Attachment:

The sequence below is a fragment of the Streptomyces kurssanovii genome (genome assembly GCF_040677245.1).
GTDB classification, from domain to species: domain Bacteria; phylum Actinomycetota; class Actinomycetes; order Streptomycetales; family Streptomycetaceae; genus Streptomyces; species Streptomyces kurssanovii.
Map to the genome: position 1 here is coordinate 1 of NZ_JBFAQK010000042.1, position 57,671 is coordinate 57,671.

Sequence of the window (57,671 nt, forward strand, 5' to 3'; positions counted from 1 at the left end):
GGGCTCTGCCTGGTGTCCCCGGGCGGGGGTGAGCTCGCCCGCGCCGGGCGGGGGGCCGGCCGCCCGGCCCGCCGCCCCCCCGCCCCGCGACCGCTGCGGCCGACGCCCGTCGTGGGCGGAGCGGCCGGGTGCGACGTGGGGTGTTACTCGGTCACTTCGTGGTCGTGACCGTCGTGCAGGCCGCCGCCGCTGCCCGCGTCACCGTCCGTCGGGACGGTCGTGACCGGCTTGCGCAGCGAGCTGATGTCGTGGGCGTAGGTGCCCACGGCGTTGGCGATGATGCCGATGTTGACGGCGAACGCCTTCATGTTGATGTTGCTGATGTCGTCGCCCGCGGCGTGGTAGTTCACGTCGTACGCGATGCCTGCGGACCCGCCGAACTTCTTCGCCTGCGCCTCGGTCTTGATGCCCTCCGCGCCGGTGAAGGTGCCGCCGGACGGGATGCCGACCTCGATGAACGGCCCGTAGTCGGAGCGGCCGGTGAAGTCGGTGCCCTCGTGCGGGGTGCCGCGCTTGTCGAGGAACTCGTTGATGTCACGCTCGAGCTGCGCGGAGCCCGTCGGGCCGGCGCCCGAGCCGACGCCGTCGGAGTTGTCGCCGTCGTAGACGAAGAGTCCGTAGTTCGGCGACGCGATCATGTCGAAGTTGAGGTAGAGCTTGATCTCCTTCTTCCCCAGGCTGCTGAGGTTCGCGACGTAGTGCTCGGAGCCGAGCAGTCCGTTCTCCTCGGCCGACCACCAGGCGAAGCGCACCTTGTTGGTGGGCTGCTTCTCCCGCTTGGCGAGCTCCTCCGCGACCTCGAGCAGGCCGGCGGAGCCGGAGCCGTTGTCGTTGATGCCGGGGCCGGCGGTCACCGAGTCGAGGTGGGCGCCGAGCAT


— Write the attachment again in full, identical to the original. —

The sequence below is a fragment of the Streptomyces kurssanovii genome (genome assembly GCF_040677245.1).
GTDB classification, from domain to species: domain Bacteria; phylum Actinomycetota; class Actinomycetes; order Streptomycetales; family Streptomycetaceae; genus Streptomyces; species Streptomyces kurssanovii.
Map to the genome: position 1 here is coordinate 1 of NZ_JBFAQK010000042.1, position 57,671 is coordinate 57,671.

Sequence of the window (57,671 nt, forward strand, 5' to 3'; positions counted from 1 at the left end):
GGGCTCTGCCTGGTGTCCCCGGGCGGGGGTGAGCTCGCCCGCGCCGGGCGGGGGGCCGGCCGCCCGGCCCGCCGCCCCCCCGCCCCGCGACCGCTGCGGCCGACGCCCGTCGTGGGCGGAGCGGCCGGGTGCGACGTGGGGTGTTACTCGGTCACTTCGTGGTCGTGACCGTCGTGCAGGCCGCCGCCGCTGCCCGCGTCACCGTCCGTCGGGACGGTCGTGACCGGCTTGCGCAGCGAGCTGATGTCGTGGGCGTAGGTGCCCACGGCGTTGGCGATGATGCCGATGTTGACGGCGAACGCCTTCATGTTGATGTTGCTGATGTCGTCGCCCGCGGCGTGGTAGTTCACGTCGTACGCGATGCCTGCGGACCCGCCGAACTTCTTCGCCTGCGCCTCGGTCTTGATGCCCTCCGCGCCGGTGAAGGTGCCGCCGGACGGGATGCCGACCTCGATGAACGGCCCGTAGTCGGAGCGGCCGGTGAAGTCGGTGCCCTCGTGCGGGGTGCCGCGCTTGTCGAGGAACTCGTTGATGTCACGCTCGAGCTGCGCGGAGCCCGTCGGGCCGGCGCCCGAGCCGACGCCGTCGGAGTTGTCGCCGTCGTAGACGAAGAGTCCGTAGTTCGGCGACGCGATCATGTCGAAGTTGAGGTAGAGCTTGATCTCCTTCTTCCCCAGGCTGCTGAGGTTCGCGACGTAGTGCTCGGAGCCGAGCAGTCCGTTCTCCTCGGCCGACCACCAGGCGAAGCGCACCTTGTTGGTGGGCTGCTTCTCCCGCTTGGCGAGCTCCTCCGCGACCTCGAGCAGGCCGGCGGAGCCGGAGCCGTTGTCGTTGATGCCGGGGCCGGCGGTCACCGAGTCGAGGTGGGCGCCGAGCAT